I still remember getting invited to my first training day, I was so pumped to be invited. On my lunch break at work I remember Rob personally calling me, again giving me the belief in myself that I was ready to attend the "Dawn to Dusk" training day. I couldn’t get the money together quick enough so Rob was kind enough to let me pay it off. That is something a lot of people don’t know about Rob and the club; how much is given. If it was added up I am sure it would be valued at many thousands worth, every week.

I remember we were doing this drill which was crazy to me at the time, there was dirt flying everywhere from the intense footwork, I couldn’t see clearly four metres in front of me. After one round there were some cuts and ripped shirts and I looked over and my instructor who had dislocated his shoulder. I hadn’t been put in yet and I remember Rob checking to see if we had all had our turn, I just shut my mouth and moved onto the next part of the day. Still to this day I wish I had got in there, and when I see students today nervous about something in training I can understand how they feel.
I finally reached my dream after going through the selection process and having some setbacks. I remember running late for a meeting with Christina (Robs wife) because I slept in, Rob told me that if I wasn't serious about this he didn't want me on the team and I should rethink things. This was a defining moment for me because it really made me step up my game and prioritise what is important to me. Thank you Rob.

Over the time of being an instructor it has surpassed what my expectations were and what I was going to achieve in life by a million percent. A big part that I didn't expect or realise is the close connection between the team, especially the green belt guys who I get to train with every week. I have always been close with the guys and we have a long history together. Now we all have young children and I hope that they can share in the connection we have. Thanks, Richard, Josh G, Scott M and Nath.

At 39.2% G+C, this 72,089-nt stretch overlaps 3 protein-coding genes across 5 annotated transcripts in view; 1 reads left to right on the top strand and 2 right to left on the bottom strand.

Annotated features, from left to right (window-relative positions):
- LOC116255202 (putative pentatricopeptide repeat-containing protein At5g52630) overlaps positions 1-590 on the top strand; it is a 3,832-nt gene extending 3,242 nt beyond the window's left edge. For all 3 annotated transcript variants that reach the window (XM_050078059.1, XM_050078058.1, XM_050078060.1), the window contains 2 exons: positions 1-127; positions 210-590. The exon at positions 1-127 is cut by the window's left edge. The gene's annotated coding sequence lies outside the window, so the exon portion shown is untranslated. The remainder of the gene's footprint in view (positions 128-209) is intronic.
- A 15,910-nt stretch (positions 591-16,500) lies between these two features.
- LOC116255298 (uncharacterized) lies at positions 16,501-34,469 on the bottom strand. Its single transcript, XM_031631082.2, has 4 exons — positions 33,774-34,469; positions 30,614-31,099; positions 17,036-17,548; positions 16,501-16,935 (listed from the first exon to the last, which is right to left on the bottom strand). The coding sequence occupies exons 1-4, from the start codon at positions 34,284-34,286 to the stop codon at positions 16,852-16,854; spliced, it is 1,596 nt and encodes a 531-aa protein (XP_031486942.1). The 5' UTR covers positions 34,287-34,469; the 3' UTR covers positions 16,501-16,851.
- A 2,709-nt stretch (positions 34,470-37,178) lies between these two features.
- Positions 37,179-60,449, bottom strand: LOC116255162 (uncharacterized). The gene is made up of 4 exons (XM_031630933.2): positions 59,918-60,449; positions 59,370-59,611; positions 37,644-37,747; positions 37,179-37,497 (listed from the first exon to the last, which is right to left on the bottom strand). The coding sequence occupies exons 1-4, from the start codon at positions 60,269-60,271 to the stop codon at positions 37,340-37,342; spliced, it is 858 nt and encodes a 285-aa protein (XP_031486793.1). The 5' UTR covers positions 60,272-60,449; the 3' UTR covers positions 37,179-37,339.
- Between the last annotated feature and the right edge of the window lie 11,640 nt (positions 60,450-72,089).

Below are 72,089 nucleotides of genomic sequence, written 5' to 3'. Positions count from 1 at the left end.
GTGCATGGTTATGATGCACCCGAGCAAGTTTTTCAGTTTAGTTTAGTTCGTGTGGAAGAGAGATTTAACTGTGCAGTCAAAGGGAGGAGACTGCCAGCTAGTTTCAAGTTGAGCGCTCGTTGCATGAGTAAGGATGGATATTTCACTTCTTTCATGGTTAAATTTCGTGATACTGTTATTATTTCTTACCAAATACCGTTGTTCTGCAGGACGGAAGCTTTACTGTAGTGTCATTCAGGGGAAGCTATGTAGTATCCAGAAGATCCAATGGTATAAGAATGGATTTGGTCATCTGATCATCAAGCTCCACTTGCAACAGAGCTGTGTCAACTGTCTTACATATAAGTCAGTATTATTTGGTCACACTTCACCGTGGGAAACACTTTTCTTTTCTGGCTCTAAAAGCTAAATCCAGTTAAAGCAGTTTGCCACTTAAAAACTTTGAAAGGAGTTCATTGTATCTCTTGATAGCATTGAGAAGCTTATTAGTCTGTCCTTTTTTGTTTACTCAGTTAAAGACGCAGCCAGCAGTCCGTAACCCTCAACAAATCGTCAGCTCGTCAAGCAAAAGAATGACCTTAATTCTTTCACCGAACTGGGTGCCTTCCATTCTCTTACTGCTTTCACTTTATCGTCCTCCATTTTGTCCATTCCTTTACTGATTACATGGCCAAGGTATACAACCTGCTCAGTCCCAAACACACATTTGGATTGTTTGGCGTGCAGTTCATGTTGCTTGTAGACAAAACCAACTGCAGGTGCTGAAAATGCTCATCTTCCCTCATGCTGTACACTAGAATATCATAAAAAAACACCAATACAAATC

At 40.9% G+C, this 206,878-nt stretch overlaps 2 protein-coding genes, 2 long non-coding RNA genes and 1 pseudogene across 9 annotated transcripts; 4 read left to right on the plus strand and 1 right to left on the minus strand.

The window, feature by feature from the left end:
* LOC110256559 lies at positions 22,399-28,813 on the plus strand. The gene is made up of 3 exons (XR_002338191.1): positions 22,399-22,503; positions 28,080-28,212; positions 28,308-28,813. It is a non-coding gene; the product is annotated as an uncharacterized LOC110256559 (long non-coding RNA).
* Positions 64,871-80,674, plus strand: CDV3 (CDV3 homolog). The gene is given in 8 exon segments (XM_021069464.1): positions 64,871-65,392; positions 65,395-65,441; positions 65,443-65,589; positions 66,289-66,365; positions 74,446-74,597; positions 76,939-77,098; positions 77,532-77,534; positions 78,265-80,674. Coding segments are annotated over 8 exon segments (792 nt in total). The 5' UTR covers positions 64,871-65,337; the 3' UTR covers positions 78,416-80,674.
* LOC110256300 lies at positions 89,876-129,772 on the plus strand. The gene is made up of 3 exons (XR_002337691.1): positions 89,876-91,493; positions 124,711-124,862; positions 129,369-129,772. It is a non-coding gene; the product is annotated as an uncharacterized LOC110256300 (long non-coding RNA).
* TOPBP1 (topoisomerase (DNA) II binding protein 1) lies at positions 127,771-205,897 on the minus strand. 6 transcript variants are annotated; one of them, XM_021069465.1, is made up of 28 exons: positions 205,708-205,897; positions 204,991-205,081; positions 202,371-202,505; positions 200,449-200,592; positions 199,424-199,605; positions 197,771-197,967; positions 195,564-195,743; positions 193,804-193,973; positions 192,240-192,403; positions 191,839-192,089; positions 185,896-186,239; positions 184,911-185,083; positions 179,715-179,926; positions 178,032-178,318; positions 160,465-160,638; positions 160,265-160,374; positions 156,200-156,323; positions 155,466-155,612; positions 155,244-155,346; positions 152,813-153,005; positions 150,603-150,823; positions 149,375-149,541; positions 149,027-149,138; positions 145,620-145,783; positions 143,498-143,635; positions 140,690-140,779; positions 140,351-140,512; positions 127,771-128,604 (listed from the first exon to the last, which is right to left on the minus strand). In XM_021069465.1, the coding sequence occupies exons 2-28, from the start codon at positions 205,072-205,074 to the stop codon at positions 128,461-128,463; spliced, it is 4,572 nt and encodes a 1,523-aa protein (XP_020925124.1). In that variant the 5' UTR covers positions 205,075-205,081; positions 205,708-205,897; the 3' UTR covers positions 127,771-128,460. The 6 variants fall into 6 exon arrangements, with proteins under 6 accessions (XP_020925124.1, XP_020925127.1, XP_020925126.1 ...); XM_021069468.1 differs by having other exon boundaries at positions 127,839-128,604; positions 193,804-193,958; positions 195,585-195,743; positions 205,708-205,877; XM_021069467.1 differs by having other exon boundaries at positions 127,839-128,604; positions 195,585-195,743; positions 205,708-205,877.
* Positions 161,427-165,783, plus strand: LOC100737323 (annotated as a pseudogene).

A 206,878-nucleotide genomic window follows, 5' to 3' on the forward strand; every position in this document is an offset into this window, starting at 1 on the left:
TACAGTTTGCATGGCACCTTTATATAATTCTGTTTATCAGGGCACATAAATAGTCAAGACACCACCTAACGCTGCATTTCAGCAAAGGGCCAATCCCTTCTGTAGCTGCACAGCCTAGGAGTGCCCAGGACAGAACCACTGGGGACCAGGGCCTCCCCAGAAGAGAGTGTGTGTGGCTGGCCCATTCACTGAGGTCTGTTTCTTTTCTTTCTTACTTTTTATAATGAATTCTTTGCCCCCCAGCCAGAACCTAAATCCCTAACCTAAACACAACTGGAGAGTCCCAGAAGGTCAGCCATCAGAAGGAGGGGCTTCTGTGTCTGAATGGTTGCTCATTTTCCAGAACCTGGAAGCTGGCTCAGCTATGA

I thank Arakan for allowing me to grow into the person that could attract the woman of my dreams in Bianca. I couldn't ask for a better partner of life and a mother of our daughter Isabel. Not only does Bianca support me in what I do, but also is involved in the club and loves training just as much as I do. Bianca is the backbone to everything I do and always motivates me to do the best I can, thank you.

These days, my week consists of training six times a week, spending Monday to Wednesday in Sydney as we build down there, a couple of meetings a week, teaching lots of amazing people and spending time with family and friends.

I sit here, as the plane just landed from Sydney arriving back on the Gold Coast very grateful for the life I have. I remember hearing Robin Sharma say that in his belief two things that matter that most when we lay on our deathbed are:

1) Have you become the person you always wanted to be?
2) Were you an instrument of service to as many people as possible?

To me, being an Arakan instructor is my vehicle to answer those questions proudly later in life.